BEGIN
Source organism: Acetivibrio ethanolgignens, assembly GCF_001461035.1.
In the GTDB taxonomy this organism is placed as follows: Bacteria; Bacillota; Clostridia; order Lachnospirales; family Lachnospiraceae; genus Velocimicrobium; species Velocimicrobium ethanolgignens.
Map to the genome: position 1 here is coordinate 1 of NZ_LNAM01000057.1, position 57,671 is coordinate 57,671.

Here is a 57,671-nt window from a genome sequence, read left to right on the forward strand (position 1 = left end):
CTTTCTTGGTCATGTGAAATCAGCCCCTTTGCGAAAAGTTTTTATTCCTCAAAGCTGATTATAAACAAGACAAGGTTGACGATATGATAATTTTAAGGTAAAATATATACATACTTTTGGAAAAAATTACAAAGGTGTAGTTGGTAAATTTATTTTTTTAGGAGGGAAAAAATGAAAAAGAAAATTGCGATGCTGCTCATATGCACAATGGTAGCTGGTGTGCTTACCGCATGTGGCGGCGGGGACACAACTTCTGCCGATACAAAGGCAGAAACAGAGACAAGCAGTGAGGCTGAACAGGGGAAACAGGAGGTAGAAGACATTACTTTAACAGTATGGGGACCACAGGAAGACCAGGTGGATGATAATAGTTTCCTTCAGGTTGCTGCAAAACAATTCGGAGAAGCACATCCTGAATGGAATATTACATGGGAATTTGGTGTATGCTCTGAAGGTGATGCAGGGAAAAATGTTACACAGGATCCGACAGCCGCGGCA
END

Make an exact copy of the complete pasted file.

Source organism: Acetivibrio ethanolgignens, assembly GCF_001461035.1.
In the GTDB taxonomy this organism is placed as follows: Bacteria; Bacillota; Clostridia; order Lachnospirales; family Lachnospiraceae; genus Velocimicrobium; species Velocimicrobium ethanolgignens.
Map to the genome: position 1 here is coordinate 1 of NZ_LNAM01000057.1, position 57,671 is coordinate 57,671.

Here is a 57,671-nt window from a genome sequence, read left to right on the forward strand (position 1 = left end):
CTTTCTTGGTCATGTGAAATCAGCCCCTTTGCGAAAAGTTTTTATTCCTCAAAGCTGATTATAAACAAGACAAGGTTGACGATATGATAATTTTAAGGTAAAATATATACATACTTTTGGAAAAAATTACAAAGGTGTAGTTGGTAAATTTATTTTTTTAGGAGGGAAAAAATGAAAAAGAAAATTGCGATGCTGCTCATATGCACAATGGTAGCTGGTGTGCTTACCGCATGTGGCGGCGGGGACACAACTTCTGCCGATACAAAGGCAGAAACAGAGACAAGCAGTGAGGCTGAACAGGGGAAACAGGAGGTAGAAGACATTACTTTAACAGTATGGGGACCACAGGAAGACCAGGTGGATGATAATAGTTTCCTTCAGGTTGCTGCAAAACAATTCGGAGAAGCACATCCTGAATGGAATATTACATGGGAATTTGGTGTATGCTCTGAAGGTGATGCAGGGAAAAATGTTACACAGGATCCGACAGCCGCGGCA